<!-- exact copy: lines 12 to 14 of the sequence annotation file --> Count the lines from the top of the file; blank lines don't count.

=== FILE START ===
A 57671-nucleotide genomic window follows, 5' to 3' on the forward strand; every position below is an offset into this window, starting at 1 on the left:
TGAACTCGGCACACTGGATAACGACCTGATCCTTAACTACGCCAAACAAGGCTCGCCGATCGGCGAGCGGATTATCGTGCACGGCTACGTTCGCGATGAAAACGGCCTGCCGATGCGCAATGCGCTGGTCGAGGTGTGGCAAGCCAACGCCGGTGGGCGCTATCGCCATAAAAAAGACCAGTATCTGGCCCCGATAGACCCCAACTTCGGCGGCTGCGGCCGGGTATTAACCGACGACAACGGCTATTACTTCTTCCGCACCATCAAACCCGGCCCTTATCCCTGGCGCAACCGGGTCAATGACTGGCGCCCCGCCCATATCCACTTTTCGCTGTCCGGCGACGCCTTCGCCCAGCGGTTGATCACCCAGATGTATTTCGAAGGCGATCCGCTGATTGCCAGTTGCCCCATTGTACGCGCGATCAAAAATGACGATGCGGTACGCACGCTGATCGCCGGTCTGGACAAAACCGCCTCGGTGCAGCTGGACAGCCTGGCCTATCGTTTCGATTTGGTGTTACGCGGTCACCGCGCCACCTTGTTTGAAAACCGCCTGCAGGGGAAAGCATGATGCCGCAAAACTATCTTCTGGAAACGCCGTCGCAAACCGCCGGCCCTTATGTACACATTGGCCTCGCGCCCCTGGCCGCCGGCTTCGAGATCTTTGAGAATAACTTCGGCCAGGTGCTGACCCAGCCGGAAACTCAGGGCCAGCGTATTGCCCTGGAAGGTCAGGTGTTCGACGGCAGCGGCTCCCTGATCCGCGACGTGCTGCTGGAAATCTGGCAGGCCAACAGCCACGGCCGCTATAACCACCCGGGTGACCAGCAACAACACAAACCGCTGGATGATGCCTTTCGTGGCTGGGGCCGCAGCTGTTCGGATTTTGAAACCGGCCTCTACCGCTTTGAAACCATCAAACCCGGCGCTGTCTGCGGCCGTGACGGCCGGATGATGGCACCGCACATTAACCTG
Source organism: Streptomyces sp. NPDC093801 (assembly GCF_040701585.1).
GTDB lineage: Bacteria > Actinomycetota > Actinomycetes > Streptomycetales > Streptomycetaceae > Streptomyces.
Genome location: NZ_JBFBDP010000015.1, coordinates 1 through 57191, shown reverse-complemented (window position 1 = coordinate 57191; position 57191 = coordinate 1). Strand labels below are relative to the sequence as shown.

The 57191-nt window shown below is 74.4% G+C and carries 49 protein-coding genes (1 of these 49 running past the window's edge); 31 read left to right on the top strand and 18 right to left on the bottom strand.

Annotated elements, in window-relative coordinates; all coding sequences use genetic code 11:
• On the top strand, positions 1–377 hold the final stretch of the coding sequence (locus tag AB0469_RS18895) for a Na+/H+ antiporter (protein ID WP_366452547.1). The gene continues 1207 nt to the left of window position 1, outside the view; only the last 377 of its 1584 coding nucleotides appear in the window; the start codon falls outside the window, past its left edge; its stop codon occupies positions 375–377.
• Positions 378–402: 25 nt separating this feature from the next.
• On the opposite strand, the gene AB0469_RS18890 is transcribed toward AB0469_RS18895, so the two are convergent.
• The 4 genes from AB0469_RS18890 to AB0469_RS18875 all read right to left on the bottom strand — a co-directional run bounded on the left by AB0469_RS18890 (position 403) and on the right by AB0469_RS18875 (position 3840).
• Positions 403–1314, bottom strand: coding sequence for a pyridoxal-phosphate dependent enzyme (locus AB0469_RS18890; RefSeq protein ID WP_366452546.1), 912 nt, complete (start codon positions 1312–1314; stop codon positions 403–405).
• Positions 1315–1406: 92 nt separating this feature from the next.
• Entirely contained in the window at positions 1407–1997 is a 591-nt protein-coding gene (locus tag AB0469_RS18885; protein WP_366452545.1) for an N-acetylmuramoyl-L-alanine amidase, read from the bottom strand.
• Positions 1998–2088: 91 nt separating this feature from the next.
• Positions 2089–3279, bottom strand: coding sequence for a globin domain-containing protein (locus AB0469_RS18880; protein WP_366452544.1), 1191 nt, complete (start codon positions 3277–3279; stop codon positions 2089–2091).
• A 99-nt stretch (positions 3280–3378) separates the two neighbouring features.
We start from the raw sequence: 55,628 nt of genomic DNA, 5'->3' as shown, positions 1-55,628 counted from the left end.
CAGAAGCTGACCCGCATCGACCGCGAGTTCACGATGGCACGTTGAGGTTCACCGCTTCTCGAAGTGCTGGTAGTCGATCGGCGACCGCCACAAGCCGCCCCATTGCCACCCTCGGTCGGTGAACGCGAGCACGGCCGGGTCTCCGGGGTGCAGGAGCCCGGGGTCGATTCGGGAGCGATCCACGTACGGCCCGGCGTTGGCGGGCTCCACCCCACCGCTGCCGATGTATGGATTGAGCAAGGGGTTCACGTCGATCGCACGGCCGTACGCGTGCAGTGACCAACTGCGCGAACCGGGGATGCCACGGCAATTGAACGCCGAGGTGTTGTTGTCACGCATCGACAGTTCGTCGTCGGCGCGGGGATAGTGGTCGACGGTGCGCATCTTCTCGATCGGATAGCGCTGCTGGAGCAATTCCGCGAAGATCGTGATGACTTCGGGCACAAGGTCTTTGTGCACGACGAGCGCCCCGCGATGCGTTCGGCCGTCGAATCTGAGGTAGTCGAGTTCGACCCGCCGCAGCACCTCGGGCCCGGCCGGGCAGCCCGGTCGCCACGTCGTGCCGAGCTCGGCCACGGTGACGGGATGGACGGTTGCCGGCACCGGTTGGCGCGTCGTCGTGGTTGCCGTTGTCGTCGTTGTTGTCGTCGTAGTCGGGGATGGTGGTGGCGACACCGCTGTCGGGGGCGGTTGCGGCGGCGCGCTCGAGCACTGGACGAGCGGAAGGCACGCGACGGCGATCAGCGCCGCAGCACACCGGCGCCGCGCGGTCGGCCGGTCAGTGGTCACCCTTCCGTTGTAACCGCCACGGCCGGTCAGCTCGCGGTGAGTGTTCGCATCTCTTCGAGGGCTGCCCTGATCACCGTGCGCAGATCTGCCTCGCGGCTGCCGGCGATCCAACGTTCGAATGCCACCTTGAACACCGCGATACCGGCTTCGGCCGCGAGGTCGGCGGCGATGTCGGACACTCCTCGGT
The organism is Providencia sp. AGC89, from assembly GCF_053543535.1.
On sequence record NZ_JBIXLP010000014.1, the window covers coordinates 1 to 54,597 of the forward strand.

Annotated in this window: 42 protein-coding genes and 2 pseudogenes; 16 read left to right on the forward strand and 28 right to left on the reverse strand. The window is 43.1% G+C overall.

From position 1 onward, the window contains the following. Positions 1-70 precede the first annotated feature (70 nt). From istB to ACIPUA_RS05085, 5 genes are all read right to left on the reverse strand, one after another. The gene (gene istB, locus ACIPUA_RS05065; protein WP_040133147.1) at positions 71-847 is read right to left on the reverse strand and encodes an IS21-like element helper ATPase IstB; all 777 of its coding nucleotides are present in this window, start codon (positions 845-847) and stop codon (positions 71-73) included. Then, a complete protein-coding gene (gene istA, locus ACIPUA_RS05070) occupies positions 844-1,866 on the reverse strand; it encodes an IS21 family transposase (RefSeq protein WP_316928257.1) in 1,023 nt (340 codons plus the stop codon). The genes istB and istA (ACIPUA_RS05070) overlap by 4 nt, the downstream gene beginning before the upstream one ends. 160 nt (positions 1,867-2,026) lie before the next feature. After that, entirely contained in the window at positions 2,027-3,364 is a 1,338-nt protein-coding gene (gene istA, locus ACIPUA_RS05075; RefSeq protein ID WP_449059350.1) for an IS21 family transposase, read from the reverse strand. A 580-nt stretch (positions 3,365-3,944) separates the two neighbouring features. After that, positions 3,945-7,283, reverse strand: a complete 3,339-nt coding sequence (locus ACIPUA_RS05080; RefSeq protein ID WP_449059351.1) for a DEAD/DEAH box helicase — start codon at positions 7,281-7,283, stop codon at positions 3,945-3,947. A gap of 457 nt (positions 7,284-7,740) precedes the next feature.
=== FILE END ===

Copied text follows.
• Positions 403–1314, bottom strand: coding sequence for a pyridoxal-phosphate dependent enzyme (locus AB0469_RS18890; RefSeq protein ID WP_366452546.1), 912 nt, complete (start codon positions 1312–1314; stop codon positions 403–405).
• Positions 1315–1406: 92 nt separating this feature from the next.
• Entirely contained in the window at positions 1407–1997 is a 591-nt protein-coding gene (locus tag AB0469_RS18885; protein WP_366452545.1) for an N-acetylmuramoyl-L-alanine amidase, read from the bottom strand.